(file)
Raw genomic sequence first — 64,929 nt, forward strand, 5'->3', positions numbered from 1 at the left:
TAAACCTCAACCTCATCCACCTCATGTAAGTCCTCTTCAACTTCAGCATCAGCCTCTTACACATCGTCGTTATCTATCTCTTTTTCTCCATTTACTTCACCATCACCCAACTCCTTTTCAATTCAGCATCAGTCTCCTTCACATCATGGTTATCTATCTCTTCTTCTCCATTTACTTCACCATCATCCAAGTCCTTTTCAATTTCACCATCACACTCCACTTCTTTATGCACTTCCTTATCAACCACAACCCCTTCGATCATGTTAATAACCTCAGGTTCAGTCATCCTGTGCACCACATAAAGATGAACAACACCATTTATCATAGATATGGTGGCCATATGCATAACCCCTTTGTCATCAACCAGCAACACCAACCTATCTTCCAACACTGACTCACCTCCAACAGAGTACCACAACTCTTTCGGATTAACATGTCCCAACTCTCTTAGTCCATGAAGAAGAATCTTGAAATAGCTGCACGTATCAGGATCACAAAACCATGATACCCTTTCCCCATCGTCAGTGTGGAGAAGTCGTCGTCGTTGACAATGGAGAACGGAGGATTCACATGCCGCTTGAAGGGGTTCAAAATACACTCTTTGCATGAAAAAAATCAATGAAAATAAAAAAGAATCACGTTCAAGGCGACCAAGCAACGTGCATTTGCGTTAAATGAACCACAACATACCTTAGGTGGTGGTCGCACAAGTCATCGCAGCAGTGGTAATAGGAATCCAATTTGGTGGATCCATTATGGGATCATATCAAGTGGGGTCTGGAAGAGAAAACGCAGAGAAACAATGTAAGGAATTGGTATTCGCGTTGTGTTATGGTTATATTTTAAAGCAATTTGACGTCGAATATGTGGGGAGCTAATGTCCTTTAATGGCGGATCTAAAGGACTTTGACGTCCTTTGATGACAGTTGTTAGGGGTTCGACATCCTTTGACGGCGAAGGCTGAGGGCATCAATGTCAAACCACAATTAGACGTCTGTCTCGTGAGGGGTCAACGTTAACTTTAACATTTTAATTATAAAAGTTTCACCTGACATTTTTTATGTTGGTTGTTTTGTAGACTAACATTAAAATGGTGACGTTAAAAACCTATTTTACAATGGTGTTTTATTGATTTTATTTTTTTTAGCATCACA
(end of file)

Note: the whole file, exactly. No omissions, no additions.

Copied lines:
Raw genomic sequence first — 64,929 nt, forward strand, 5'->3', positions numbered from 1 at the left:
TAAACCTCAACCTCATCCACCTCATGTAAGTCCTCTTCAACTTCAGCATCAGCCTCTTACACATCGTCGTTATCTATCTCTTTTTCTCCATTTACTTCACCATCACCCAACTCCTTTTCAATTCAGCATCAGTCTCCTTCACATCATGGTTATCTATCTCTTCTTCTCCATTTACTTCACCATCATCCAAGTCCTTTTCAATTTCACCATCACACTCCACTTCTTTATGCACTTCCTTATCAACCACAACCCCTTCGATCATGTTAATAACCTCAGGTTCAGTCATCCTGTGCACCACATAAAGATGAACAACACCATTTATCATAGATATGGTGGCCATATGCATAACCCCTTTGTCATCAACCAGCAACACCAACCTATCTTCCAACACTGACTCACCTCCAACAGAGTACCACAACTCTTTCGGATTAACATGTCCCAACTCTCTTAGTCCATGAAGAAGAATCTTGAAATAGCTGCACGTATCAGGATCACAAAACCATGATACCCTTTCCCCATCGTCAGTGTGGAGAAGTCGTCGTCGTTGACAATGGAGAACGGAGGATTCACATGCCGCTTGAAGGGGTTCAAAATACACTCTTTGCATGAAAAAAATCAATGAAAATAAAAAAGAATCACGTTCAAGGCGACCAAGCAACGTGCATTTGCGTTAAATGAACCACAACATACCTTAGGTGGTGGTCGCACAAGTCATCGCAGCAGTGGTAATAGGAATCCAATTTGGTGGATCCATTATGGGATCATATCAAGTGGGGTCTGGAAGAGAAAACGCAGAGAAACAATGTAAGGAATTGGTATTCGCGTTGTGTTATGGTTATATTTTAAAGCAATTTGACGTCGAATATGTGGGGAGCTAATGTCCTTTAATGGCGGATCTAAAGGACTTTGACGTCCTTTGATGACAGTTGTTAGGGGTTCGACATCCTTTGACGGCGAAGGCTGAGGGCATCAATGTCAAACCACAATTAGACGTCTGTCTCGTGAGGGGTCAACGTTAACTTTAACATTTTAATTATAAAAGTTTCACCTGACATTTTTTATGTTGGTTGTTTTGTAGACTAACATTAAAATGGTGACGTTAAAAACCTATTTTACAATGGTGTTTTATTGATTTTATTTTTTTTAGCATCACA